and probably we would beat you in the tests, but--"

"I wouldn't be too sure of that," put in Tom. "You have

only seen the outside of our boat. The inside is better


"Ah, I have no doubt of that," spoke Mr. Berg, "but we

have been at the business longer than you have, and have had

more experience. Still we welcome competition. But I am very

much surprised that you are not going to compete for the

prize, Mr. Swift. Very much surprised, indeed! You see, I

came down from Philadelphia to arrange so that we could both

enter our ships at the same time. I understand there is

another firm of submarine boat builders who are going to try

for the prize, and I want to arrange a date that will he

satisfactory to all. I am greatly astonished that you are

not going to compete."

"Well, we were going to," said Mr. Swift, "only we have

changed our minds, that's all. My son and I have other


"May I ask what they are?" questioned Mr. Berg.

"You may," exclaimed Tom quickly; "but I don't believe we

can tell you. They're a secret," he added more cordially.

"Oh, I see," retorted Mr. Berg. "Well, of course I don't

wish to penetrate any of your secrets, but I hoped we could

contest together for the Government prize. It is worth

trying for I assure you--fifty thousand dollars. Besides,

there is the possibility of selling a number of submarines

to the United States. It's a fine prize."

"But the one we are after is a bigger one," Cried Tom

impetuously, and the moment he had spoken the wished he

could recall the words.

"Eh? What's that?" exclaimed Mr. Berg. "You don't mean to

say another government has offered a larger prize? If I had

known that I would not have let my firm enter into the

competition for the bonus offered by the United States.

Please tell me."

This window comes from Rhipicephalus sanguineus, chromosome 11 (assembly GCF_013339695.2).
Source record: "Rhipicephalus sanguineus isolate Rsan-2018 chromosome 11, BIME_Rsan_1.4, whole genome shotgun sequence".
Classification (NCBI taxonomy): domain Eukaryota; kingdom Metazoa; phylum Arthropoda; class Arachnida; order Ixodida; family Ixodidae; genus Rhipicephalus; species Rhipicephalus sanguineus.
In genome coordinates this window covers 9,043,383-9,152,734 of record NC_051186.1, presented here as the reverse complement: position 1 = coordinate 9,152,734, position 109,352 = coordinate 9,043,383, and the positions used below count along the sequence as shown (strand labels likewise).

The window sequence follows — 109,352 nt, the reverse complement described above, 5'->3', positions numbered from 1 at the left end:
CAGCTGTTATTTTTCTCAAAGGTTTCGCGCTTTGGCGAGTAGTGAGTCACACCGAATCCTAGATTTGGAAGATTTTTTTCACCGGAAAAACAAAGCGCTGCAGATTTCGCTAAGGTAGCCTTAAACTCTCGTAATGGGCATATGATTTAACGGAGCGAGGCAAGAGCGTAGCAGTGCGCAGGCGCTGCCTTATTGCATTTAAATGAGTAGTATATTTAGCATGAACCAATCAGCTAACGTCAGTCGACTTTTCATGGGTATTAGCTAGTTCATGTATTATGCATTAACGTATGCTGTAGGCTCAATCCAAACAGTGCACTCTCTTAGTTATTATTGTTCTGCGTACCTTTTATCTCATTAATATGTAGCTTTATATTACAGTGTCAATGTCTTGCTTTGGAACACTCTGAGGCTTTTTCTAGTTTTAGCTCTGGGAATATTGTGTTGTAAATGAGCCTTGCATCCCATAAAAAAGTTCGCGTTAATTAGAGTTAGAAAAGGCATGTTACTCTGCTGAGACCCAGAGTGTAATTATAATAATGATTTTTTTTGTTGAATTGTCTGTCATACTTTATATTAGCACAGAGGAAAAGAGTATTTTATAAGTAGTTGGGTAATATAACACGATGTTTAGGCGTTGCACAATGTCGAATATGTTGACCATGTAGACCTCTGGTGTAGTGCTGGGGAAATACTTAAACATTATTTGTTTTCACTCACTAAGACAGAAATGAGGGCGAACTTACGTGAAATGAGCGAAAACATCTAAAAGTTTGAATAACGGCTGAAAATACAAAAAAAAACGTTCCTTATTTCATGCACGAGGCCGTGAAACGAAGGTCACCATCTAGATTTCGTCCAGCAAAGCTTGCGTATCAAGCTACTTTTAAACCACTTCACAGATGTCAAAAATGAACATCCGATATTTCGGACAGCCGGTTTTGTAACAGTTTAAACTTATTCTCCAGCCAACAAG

"I'm sorry," went on Tom more soberly. "I shouldn't have

spoken. Mr. Berg, the plans of my father and myself are such

that we can't reveal them now. We are going to try for a

prize, but not in competition with you. It's an entirely

different matter."

"Well, I guess you'll find that the firm of Bentley &

Eagert are capable of trying for any prizes that are

offered," boasted the agent. "We may be competitors yet."

"I don't believe so," replied Mr. Swift

"We may," repeated Mr. Berg. "And if we do, please

remember that we will show no mercy. Our boats are the


"And may the best boat win," interjected Mr. Sharp.

"That's all we ask. A fair field and no favors."

"Of course," spoke the agent coldly. "Is this another son

of yours?" he asked.

"No but a good friend," replied the aged inventor. "No,

Mr. Berg, we won't compete this time. You may tell your firm


"Very good," was the other's stiff reply. "Then

I will bid you good night. We shall carry off the

Government prize, but permit me to add that I

am very much astonished, very much indeed, that

you do not try for the prize. From what I have

seen of your submarine you have a very good

one, almost as good, in some respects, as ours.

I bid you good night," and with a bow the man

left the room and hurried away from the house.